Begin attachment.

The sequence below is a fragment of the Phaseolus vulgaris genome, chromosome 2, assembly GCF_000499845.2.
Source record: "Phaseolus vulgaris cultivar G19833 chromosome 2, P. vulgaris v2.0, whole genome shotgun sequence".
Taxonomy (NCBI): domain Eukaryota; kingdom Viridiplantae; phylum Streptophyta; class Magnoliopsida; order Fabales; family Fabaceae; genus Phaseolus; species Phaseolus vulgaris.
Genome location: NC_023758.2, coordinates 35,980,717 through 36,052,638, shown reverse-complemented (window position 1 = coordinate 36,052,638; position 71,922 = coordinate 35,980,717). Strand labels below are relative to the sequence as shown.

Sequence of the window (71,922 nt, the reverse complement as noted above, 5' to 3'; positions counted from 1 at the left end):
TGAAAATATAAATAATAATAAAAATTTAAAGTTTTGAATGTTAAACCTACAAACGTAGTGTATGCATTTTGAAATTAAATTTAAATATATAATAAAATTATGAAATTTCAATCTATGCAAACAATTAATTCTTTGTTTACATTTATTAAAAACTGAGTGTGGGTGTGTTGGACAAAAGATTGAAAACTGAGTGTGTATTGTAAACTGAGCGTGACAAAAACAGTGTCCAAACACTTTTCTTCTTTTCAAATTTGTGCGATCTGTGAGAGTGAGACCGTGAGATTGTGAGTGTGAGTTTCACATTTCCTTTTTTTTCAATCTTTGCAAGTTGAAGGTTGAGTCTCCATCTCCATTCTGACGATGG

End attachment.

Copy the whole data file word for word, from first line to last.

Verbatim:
The sequence below is a fragment of the Phaseolus vulgaris genome, chromosome 2, assembly GCF_000499845.2.
Source record: "Phaseolus vulgaris cultivar G19833 chromosome 2, P. vulgaris v2.0, whole genome shotgun sequence".
Taxonomy (NCBI): domain Eukaryota; kingdom Viridiplantae; phylum Streptophyta; class Magnoliopsida; order Fabales; family Fabaceae; genus Phaseolus; species Phaseolus vulgaris.
Genome location: NC_023758.2, coordinates 35,980,717 through 36,052,638, shown reverse-complemented (window position 1 = coordinate 36,052,638; position 71,922 = coordinate 35,980,717). Strand labels below are relative to the sequence as shown.

Sequence of the window (71,922 nt, the reverse complement as noted above, 5' to 3'; positions counted from 1 at the left end):
TGAAAATATAAATAATAATAAAAATTTAAAGTTTTGAATGTTAAACCTACAAACGTAGTGTATGCATTTTGAAATTAAATTTAAATATATAATAAAATTATGAAATTTCAATCTATGCAAACAATTAATTCTTTGTTTACATTTATTAAAAACTGAGTGTGGGTGTGTTGGACAAAAGATTGAAAACTGAGTGTGTATTGTAAACTGAGCGTGACAAAAACAGTGTCCAAACACTTTTCTTCTTTTCAAATTTGTGCGATCTGTGAGAGTGAGACCGTGAGATTGTGAGTGTGAGTTTCACATTTCCTTTTTTTTCAATCTTTGCAAGTTGAAGGTTGAGTCTCCATCTCCATTCTGACGATGG